Continuing in that vein of Bruce-centered stories comes Marv Wolfman and Emanuela Lupacchino's "Oddysey." This story finds Bruce joining up with the adventure-podcasting team of Roy Raymond and crew as they follow up on the shipwreck of The Oddysey, a boat owned by Bruce's grandfather, Patrick, that was sunk by a crashing airplane, sending both vehicles to the bottom of the sea -- along with a horde of art treasures being transported to safety from the Nazis. But someone on the team is an imposter, looking to either keep the treasure for himself, or prevent the others from finding out the truth of the events of that fateful day. It's a story that has that sixties silver-age feel to it, but set in the modern era. And it's nice to see the Raymond family name continuing to live on in the DC Universe.

Easily my favorite story of the entire collection only features Batman tangentially, and no other members of the Batman family at all. "Detective #26" from Grant Morrison and Chris Burnham is the tale of the man who could have been the savior of Gotham City, if only for a bit of split second timing. A private eye in a crowd of private eyes wants to do more, to stand out from the crowd, and take on the scourge of crime in Gotham City. Partially motivated by the murder of the Wayne Family when he was just a boy, and inspired by various masked mystery men who had begun popping up all over the country, the man who would be the Silver Ghost goes through many of the decision steps as would Bruce Wayne -- albeit on a budget and just slightly off in each step from the decisions Batman would eventually make. But when he goes off on his first masked caper, something that might have gone down in his annals as "The Case of the Chemical Syndicate," his final question about Gotham City's future gets answered. It's laugh-out-loud funny, but also a little tragic as I would love to have seen the adventures of a garage-kit Batman.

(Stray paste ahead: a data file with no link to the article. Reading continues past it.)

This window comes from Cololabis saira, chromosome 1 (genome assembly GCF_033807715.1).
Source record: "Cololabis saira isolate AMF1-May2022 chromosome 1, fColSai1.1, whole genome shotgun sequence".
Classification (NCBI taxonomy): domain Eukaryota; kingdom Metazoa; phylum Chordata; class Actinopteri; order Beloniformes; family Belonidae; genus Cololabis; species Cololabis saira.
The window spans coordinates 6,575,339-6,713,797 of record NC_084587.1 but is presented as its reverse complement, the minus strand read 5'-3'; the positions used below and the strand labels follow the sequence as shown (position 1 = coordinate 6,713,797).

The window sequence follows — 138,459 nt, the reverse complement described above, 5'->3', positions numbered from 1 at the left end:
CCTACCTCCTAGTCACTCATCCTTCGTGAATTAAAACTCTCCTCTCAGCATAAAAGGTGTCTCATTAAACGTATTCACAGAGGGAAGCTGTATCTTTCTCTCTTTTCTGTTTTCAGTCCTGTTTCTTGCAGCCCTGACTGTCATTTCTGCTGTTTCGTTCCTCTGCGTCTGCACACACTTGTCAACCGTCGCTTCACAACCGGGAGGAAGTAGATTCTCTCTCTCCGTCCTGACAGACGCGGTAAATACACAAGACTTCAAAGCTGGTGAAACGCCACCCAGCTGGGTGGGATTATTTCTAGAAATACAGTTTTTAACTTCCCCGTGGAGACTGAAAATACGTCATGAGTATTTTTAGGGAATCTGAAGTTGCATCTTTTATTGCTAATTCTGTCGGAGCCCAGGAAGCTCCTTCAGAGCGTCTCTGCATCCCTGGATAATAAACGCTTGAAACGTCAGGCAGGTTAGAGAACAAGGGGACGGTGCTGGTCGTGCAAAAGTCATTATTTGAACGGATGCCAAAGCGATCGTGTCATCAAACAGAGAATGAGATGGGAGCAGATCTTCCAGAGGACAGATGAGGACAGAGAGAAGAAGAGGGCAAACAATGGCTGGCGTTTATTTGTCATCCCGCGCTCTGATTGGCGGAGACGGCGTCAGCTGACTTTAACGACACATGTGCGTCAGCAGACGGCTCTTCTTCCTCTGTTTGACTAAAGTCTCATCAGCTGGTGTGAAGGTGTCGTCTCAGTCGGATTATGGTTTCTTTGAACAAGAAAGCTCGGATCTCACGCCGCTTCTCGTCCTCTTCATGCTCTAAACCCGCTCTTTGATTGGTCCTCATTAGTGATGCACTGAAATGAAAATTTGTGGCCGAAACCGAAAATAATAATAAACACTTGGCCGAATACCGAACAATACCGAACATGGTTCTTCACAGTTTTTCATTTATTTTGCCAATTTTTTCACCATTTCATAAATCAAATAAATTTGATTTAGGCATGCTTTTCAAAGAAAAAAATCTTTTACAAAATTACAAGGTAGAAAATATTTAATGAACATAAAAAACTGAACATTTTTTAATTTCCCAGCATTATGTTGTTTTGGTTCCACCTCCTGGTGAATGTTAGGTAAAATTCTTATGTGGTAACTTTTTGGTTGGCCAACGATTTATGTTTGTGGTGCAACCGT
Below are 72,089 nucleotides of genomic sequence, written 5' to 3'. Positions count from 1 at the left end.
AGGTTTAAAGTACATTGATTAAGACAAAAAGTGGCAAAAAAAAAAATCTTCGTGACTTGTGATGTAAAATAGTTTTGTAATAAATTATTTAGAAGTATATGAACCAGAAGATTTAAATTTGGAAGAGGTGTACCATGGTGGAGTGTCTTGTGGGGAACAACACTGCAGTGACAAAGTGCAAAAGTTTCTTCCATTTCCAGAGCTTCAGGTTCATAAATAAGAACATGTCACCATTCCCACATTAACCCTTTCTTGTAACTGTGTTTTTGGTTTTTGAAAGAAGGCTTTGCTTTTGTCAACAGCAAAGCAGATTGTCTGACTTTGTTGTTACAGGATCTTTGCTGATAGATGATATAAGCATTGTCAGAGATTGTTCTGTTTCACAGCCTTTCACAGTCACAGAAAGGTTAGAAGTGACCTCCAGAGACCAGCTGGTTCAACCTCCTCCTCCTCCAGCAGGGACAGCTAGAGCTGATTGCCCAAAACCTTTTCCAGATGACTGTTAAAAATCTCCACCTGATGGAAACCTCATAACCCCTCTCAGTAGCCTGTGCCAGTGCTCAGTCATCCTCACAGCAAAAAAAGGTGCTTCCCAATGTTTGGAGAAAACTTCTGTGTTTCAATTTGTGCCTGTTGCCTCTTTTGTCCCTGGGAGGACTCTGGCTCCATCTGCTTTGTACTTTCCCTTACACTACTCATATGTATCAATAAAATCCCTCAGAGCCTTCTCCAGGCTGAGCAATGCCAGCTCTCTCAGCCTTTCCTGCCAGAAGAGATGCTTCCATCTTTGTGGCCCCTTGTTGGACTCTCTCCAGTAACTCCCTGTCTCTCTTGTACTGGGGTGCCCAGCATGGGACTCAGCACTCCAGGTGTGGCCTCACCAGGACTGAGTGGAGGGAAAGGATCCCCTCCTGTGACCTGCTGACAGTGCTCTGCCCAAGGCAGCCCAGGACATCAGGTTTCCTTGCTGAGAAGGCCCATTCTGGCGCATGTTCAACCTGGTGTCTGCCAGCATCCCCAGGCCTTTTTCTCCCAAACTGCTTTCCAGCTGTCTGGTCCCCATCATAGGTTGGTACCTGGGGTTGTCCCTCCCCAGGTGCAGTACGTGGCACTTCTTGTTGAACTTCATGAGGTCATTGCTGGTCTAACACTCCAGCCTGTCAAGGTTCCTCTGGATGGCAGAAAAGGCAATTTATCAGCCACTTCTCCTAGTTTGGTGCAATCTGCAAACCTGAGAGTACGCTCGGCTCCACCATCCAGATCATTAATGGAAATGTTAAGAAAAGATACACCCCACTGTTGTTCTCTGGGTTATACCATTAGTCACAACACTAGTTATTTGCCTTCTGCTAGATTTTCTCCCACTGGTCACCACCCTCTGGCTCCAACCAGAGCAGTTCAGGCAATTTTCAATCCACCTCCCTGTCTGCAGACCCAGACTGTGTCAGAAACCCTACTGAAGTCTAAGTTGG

Tom King and Walter Simonson pair off to bring us a story from the past and the future -- a battle with Doctor Phosphorus that leads to the death of Batman. "Legacy" is a back-and-forth story that finds the Darknight Detective trading blows with the radioactive villain, as all the while Phosphorus is claiming victory over having killed Batman. His logic is that the radiation he's giving off and Batman's proximity to him during the battle will result in Batman developing cancer and eventually laying in a bed dying while his loved ones weep. Which is precisely what we see happening in the future (although it takes a second read over to figure out that this is who the people in the bedroom of the future are).

"As Always" is a unique storytelling technique, where the events are told through the suppositions of Commissioner Gordon. Scott Snyder and Ivan Reis begin the tale at the end of one of Batman's cases, as Gordon first-person narrates events. Waiting on sunrise, as per habit on the roof with Batman after putting a case to bed, events get cosmic when the sun doesn't appear on schedule. Something has snuffed it out, and it's a matter for the Justice League to tackle to literally save the world. Gordon has no idea how they are doing it, and wonders how it is that Batman manages to hold his own side-by-side with Kryptonians and Amazons, speedsters and space cops -- and how he contributes to the solutions of such god-level catastrophes. It's a great character piece, with a nice subtle focus on the other importance of a piece of Bat-tech: the Bat-signal.

The last two stories are launching points for new plots and books yet to come. Dan Jurgens sets the stage for the new GENERATIONS: SHATTERED miniseries with "Generations: Fractured." Featuring finishes from Kevin Nowlan, the story finds Batman in a climactic battle on Halloween with Julian Day, the Calendar Man. But during the battle something shifts in time, and suddenly Batman is replaced with the Golden Age Batman -- purple gloves and all. We're not even in the same timeline, and it's at that moment Batman encounters Kamandi, who's communicating with Booster Gold. It's a taste of things yet to come, and the prediction so far for this one is all-out fun.

The final story ties in with the events of "Joker War" currently tearing through the pages of BATMAN and DETECTIVE. "A Gift" comes from Mariko Tamaki and Dan Mora. It's a bit of a florid 'think piece' that has Batman remembering the rules for opening birthday presents when he was a boy, coupled with the attempt to rescue a pair of police officers from a building that gets blown up by the Joker. The upshot is that Batman ends up with another vendetta against him, which we may or may not see play out in the future, from a vengeful cop.

As has been the case with all these prestige-bound issues, DETECTIVE COMICS #1027 features a boatload of variant covers to choose from, and is littered with some fantastic pinups from the likes of Jamal Campbell, Lee Bermejo, and even the legendary Jose Luis Garcia Lopez (who should be doing a lot more DC work, in our humble opinion).

Grade: 
4.5 / 5.0